Figure out Nebbiolo [Joe Herrig] Maybe toward the middle of the 21st century, but don’t hold you breath.

Blow up all the AVAs and recreate them based solely on geology/geography and not any political borders. [Joe Herrig] I could go along with this, but it’s not in the realm of reality.

Reduce reduce reduce: oak, m-l, SO2, mega purple, liquid oak, micro-ox, etc. :-) [Beau Carufel]

Overthrow the 3 tier system. [Chris Donatiello] Tom Wark is doing his best.

Open up direct shipping! [Brook Drummond] cf. above.

Define an information system that encompasses farming, production, marketing, sales and compliance and make it freely available (i.e. open source) [Randy Hall] I have no idea what this means, but it sounds good, so I’m in favor!

Turn Lake Michigan into wine and invite everyone in for a party. [Steven Doyle] I don’t know what Steven Doyle is smoking, but I want some.

Lower prices of high end Cabs. Uh, sure. LOL [Jack Bulkin] It’s already happening.

Stop thinking of itself as an “Industry”. I have no interest in wine as a product of an “industry”. ]Ned Hoey]

A little less EGO please…it’s Rutherford not Pauillac. [Pearsons Wine Atlanta]

Move to Ohio! We need the money! [Tom Day] Not until you get rid of that awful John Kasich.

Study and encourage the practice of sustainability at the winery level, [J.C. Milam]

Grenache! Please! [Stefan Blicker] There are some good Grenaches, but good Grenache will not be a game changer for California.

Prohibition is OVER – stop with all the ridiculous legislation and give marketers the ability to actually engage with their customers! [Brigid Joyce Harris]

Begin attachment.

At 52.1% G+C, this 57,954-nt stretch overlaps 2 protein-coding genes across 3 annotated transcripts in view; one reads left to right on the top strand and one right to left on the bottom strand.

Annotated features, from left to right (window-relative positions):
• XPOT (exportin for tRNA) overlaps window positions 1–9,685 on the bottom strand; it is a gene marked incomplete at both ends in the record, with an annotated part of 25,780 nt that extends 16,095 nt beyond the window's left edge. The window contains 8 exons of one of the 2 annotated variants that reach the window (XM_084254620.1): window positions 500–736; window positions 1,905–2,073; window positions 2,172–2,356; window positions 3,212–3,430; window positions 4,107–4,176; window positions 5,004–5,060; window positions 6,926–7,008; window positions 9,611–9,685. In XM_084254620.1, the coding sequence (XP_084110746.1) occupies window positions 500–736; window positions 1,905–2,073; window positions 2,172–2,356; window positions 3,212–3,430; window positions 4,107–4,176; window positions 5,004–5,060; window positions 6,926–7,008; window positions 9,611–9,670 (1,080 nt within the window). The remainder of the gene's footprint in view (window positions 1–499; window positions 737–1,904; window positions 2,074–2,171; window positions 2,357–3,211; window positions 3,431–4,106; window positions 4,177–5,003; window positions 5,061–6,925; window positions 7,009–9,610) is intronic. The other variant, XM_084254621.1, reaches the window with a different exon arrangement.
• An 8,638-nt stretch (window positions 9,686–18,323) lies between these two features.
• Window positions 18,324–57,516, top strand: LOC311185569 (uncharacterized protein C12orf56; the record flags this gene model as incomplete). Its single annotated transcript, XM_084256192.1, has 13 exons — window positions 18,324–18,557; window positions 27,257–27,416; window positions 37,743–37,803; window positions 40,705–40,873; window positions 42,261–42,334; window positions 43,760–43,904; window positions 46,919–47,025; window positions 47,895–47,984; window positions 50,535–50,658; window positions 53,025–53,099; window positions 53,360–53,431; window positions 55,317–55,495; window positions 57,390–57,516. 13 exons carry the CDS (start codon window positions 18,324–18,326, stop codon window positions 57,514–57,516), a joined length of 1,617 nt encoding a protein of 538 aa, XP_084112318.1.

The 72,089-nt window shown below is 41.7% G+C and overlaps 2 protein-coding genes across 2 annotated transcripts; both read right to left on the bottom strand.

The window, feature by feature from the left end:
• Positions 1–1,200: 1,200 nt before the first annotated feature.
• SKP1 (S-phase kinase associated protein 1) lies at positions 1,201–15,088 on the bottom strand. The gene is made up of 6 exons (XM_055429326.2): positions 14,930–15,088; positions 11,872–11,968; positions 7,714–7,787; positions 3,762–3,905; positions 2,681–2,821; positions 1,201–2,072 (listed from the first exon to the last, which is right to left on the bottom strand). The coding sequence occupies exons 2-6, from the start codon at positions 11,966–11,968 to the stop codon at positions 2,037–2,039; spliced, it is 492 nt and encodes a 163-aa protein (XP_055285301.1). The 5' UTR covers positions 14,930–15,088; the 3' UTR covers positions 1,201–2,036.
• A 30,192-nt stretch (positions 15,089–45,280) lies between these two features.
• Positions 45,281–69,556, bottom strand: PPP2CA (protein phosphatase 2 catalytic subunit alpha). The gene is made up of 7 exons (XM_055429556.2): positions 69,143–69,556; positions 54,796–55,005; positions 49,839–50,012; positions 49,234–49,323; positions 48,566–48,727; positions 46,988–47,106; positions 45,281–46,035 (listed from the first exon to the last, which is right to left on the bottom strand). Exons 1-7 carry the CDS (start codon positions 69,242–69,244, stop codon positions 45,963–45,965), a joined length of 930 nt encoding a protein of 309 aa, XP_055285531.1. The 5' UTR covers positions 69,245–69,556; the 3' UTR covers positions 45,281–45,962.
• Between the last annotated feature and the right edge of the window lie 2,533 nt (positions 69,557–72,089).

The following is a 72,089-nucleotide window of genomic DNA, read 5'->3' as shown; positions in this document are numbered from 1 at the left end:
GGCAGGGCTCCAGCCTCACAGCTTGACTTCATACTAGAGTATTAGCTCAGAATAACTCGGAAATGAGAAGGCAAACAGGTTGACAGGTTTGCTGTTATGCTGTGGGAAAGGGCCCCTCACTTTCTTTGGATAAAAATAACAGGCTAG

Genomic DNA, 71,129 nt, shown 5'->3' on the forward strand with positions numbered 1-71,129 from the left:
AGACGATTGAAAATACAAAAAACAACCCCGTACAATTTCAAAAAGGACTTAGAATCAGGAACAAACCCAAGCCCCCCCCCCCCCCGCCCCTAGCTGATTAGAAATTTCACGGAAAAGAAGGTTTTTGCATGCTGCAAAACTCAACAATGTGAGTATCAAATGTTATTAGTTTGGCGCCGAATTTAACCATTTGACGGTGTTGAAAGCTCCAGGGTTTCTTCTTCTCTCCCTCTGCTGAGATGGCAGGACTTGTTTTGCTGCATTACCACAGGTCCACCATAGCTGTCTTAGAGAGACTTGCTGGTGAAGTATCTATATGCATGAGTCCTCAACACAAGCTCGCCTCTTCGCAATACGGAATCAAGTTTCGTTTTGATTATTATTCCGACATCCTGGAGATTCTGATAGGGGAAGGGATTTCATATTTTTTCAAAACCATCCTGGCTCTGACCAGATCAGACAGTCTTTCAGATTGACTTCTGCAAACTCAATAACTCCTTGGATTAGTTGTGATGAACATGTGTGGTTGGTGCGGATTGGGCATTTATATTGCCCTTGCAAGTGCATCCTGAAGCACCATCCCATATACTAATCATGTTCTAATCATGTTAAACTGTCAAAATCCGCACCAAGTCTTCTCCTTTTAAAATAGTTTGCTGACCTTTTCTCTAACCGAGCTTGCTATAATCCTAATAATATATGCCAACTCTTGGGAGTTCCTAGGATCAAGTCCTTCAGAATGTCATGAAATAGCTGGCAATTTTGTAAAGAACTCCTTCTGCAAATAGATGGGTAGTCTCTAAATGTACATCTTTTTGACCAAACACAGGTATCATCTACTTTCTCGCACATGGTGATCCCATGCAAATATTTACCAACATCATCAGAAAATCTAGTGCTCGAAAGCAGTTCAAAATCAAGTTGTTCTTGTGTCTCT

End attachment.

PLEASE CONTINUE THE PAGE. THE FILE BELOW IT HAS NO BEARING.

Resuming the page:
Celebrate diversity of wine styles, from the austere and elegant to the big and bold and everything in between. [Christopher O’Gorman] I’ll drink to that!

Try to make some quality tempranillo. What I've tasted out there that is done here has been mediocre at best. [Nickolay Todorov] See my reply to the Nebbiolo comment.

For the industry to start taking the millennial wine drinker more seriously. [John Tyler Wines] Memo to Joe Roberts: make this happen. Now.

Convince the average consumer to have fun with their wine purchases and be more adventurous. [Valerie Reichel Moberg]

I have enjoyed how social media has made the wine community stronger..allowing for more support for what others are doing…spreading the word together so to speak. I am hoping more will use social media to interact with their neighboring winemakers and promote this great wine region together..not on an island. [Gloria E. Marckesano Schaefer]

All close their doors for the month of July. I have no idea why or what it would mean, but I’m pretty sure it would create a LOT of excitement. [Duane Bowman] Don’t they already do that in Europe?

Get our crop in without it being frost-damaged!!!! [Larry Schaffer]

Create a plan to go back to dry-farmed vineyards. [Stephanie Trotter-Zacharia]

How about all CA wines sold in carafes only, without labels, to be put onto tables around the country and just consumed . . . NOT over-analyzed . . . (-: [Larry Schaffer, ibid]

Adopt classification/quality certification standards (that have teeth) for reserve and grand reserve that consumers can trust and appreciate. [Rich Reader] I can get behind this one.

Find a spoken of the caliber of Robert Mondavi to speak for the need for qualitity wines. [Calstar Cellars] Robert Mondavis, unfortunately, don’t grow on trees.